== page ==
Marketing vs. Advertising: What's the Difference?
By Laura Lake. Marketing Expert
Laura Lake has over 15 years of online and traditional marketing experience. Marketing is not her job or career, it's her passion. She serves as a marketing consultant that specializes in marketing strategies for small and medium sizes businesses. Laura helps companies in the development of their marketing strategy and plans, brand identity, social media strategy, public relations, digital marketing, search engine marketing and more.
You can also read more about Laura's current and past work on her Google Profile: Laura Lake .
You will often find that many people confuse marketing with advertising or vice versa. While both components are important they are very different. Knowing the difference and doing your market research can put your company on the path to substantial growth.
Advertising: The paid, public, non-personal announcement of a persuasive message by an identified sponsor; the non-personal presentation or promotion by a firm of its products to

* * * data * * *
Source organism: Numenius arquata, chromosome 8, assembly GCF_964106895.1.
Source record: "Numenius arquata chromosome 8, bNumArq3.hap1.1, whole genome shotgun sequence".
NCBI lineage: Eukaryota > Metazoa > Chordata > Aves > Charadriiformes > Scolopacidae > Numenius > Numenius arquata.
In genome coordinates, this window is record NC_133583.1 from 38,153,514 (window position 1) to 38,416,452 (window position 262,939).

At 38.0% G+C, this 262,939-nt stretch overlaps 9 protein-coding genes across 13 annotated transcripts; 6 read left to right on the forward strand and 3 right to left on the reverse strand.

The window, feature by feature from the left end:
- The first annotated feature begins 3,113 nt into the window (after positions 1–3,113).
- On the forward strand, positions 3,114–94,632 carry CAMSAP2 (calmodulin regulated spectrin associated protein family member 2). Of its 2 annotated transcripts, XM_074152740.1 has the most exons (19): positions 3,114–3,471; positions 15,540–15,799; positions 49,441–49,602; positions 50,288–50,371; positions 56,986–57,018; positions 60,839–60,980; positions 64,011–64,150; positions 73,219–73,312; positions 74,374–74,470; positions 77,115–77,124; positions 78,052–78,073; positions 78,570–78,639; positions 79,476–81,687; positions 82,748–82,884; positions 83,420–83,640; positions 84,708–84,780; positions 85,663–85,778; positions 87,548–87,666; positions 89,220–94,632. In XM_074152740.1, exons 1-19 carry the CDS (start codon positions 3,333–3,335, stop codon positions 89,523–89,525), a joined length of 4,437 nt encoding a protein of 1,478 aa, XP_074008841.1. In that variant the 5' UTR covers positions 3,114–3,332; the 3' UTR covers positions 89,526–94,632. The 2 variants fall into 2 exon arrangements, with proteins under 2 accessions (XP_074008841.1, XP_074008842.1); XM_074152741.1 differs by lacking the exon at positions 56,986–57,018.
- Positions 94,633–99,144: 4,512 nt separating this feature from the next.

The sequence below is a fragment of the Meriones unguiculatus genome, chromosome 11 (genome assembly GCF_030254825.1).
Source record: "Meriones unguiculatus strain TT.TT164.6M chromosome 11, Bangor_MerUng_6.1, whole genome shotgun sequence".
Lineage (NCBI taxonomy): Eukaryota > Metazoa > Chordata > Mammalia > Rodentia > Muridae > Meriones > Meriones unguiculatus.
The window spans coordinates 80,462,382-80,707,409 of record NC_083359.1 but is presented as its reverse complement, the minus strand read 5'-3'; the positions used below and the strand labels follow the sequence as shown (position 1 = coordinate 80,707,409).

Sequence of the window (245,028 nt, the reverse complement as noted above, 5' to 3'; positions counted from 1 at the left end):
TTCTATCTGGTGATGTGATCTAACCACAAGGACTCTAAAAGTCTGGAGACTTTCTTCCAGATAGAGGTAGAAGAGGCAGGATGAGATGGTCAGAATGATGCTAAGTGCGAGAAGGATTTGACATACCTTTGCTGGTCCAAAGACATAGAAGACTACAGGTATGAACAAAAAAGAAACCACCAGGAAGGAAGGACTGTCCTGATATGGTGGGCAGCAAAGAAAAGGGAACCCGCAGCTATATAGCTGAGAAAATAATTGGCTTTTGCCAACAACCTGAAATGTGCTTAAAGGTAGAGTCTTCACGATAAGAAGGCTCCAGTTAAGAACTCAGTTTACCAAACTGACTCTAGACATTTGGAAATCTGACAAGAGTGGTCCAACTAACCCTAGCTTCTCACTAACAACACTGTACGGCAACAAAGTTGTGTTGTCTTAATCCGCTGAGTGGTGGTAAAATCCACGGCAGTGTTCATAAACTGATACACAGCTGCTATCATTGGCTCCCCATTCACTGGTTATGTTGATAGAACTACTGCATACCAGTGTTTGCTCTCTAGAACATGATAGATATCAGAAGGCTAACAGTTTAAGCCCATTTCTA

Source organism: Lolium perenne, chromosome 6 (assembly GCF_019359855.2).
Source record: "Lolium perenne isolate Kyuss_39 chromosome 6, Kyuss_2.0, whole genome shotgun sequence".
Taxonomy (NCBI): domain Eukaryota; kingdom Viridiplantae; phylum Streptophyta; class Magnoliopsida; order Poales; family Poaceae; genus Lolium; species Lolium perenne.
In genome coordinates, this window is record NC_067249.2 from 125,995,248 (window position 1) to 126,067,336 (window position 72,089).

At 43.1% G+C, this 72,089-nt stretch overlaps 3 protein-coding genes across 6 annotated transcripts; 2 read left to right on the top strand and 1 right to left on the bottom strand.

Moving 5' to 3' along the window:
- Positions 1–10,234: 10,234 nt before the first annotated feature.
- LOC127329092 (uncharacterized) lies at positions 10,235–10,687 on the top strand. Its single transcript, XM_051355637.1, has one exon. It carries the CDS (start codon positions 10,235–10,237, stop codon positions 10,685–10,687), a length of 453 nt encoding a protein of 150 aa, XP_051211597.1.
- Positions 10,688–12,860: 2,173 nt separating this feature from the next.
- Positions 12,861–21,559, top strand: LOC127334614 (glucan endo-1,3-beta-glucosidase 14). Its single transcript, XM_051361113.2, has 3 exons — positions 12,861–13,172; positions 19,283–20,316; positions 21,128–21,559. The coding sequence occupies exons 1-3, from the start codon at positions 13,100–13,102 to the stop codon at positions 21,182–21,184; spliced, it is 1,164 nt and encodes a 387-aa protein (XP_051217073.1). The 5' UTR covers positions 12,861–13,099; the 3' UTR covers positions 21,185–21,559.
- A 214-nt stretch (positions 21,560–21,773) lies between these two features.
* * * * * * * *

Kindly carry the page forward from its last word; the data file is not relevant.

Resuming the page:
its existing and potential customers.
Marketing: The systematic planning, implementation and control of a mix of business activities intended to bring together buyers and sellers for the mutually advantageous exchange or transfer of products.
After reading both of the definitions it is easy to understand how the difference can be confusing to the point that people think of them as one-in-the same, so lets break it down a bit.
Advertising is a single component of the marketing process. It's the part that involves getting the word out concerning your business, product, or the services you are offering. It involves the process of developing strategies such as ad placement, frequency, etc. Advertising includes the placement of an ad in such mediums as newspapers, direct mail, billboards, television, radio, and of course the Internet. Advertising is the largest expense of most marketing plans, with public relations following in a close second and market research not falling far behind.Source: marketing.about.com